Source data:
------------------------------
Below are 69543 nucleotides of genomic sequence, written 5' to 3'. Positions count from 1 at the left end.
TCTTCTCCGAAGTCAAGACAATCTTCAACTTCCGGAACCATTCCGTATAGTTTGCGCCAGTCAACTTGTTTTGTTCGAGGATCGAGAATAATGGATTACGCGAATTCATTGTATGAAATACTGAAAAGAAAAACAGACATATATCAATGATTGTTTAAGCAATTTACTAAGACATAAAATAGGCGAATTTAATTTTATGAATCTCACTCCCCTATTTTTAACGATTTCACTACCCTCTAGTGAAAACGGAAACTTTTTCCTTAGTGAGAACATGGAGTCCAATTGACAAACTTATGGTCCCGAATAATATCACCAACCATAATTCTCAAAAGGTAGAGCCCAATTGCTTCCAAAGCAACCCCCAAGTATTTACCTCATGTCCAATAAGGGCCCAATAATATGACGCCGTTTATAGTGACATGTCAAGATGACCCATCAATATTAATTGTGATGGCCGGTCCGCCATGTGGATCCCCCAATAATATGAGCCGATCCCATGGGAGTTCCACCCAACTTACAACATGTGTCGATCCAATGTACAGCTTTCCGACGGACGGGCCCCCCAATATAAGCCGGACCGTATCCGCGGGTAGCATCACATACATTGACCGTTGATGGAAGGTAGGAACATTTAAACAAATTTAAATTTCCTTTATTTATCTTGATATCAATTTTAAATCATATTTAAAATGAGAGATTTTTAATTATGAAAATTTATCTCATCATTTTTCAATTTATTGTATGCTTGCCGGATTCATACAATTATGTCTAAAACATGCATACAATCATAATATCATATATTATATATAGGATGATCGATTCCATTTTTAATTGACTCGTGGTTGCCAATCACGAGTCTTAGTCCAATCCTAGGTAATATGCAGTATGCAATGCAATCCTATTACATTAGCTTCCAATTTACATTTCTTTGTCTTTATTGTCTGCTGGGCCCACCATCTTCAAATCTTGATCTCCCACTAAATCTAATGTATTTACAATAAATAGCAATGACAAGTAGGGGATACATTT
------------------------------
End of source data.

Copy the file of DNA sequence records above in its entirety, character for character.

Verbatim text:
Below are 69543 nucleotides of genomic sequence, written 5' to 3'. Positions count from 1 at the left end.
TCTTCTCCGAAGTCAAGACAATCTTCAACTTCCGGAACCATTCCGTATAGTTTGCGCCAGTCAACTTGTTTTGTTCGAGGATCGAGAATAATGGATTACGCGAATTCATTGTATGAAATACTGAAAAGAAAAACAGACATATATCAATGATTGTTTAAGCAATTTACTAAGACATAAAATAGGCGAATTTAATTTTATGAATCTCACTCCCCTATTTTTAACGATTTCACTACCCTCTAGTGAAAACGGAAACTTTTTCCTTAGTGAGAACATGGAGTCCAATTGACAAACTTATGGTCCCGAATAATATCACCAACCATAATTCTCAAAAGGTAGAGCCCAATTGCTTCCAAAGCAACCCCCAAGTATTTACCTCATGTCCAATAAGGGCCCAATAATATGACGCCGTTTATAGTGACATGTCAAGATGACCCATCAATATTAATTGTGATGGCCGGTCCGCCATGTGGATCCCCCAATAATATGAGCCGATCCCATGGGAGTTCCACCCAACTTACAACATGTGTCGATCCAATGTACAGCTTTCCGACGGACGGGCCCCCCAATATAAGCCGGACCGTATCCGCGGGTAGCATCACATACATTGACCGTTGATGGAAGGTAGGAACATTTAAACAAATTTAAATTTCCTTTATTTATCTTGATATCAATTTTAAATCATATTTAAAATGAGAGATTTTTAATTATGAAAATTTATCTCATCATTTTTCAATTTATTGTATGCTTGCCGGATTCATACAATTATGTCTAAAACATGCATACAATCATAATATCATATATTATATATAGGATGATCGATTCCATTTTTAATTGACTCGTGGTTGCCAATCACGAGTCTTAGTCCAATCCTAGGTAATATGCAGTATGCAATGCAATCCTATTACATTAGCTTCCAATTTACATTTCTTTGTCTTTATTGTCTGCTGGGCCCACCATCTTCAAATCTTGATCTCCCACTAAATCTAATGTATTTACAATAAATAGCAATGACAAGTAGGGGATACATTT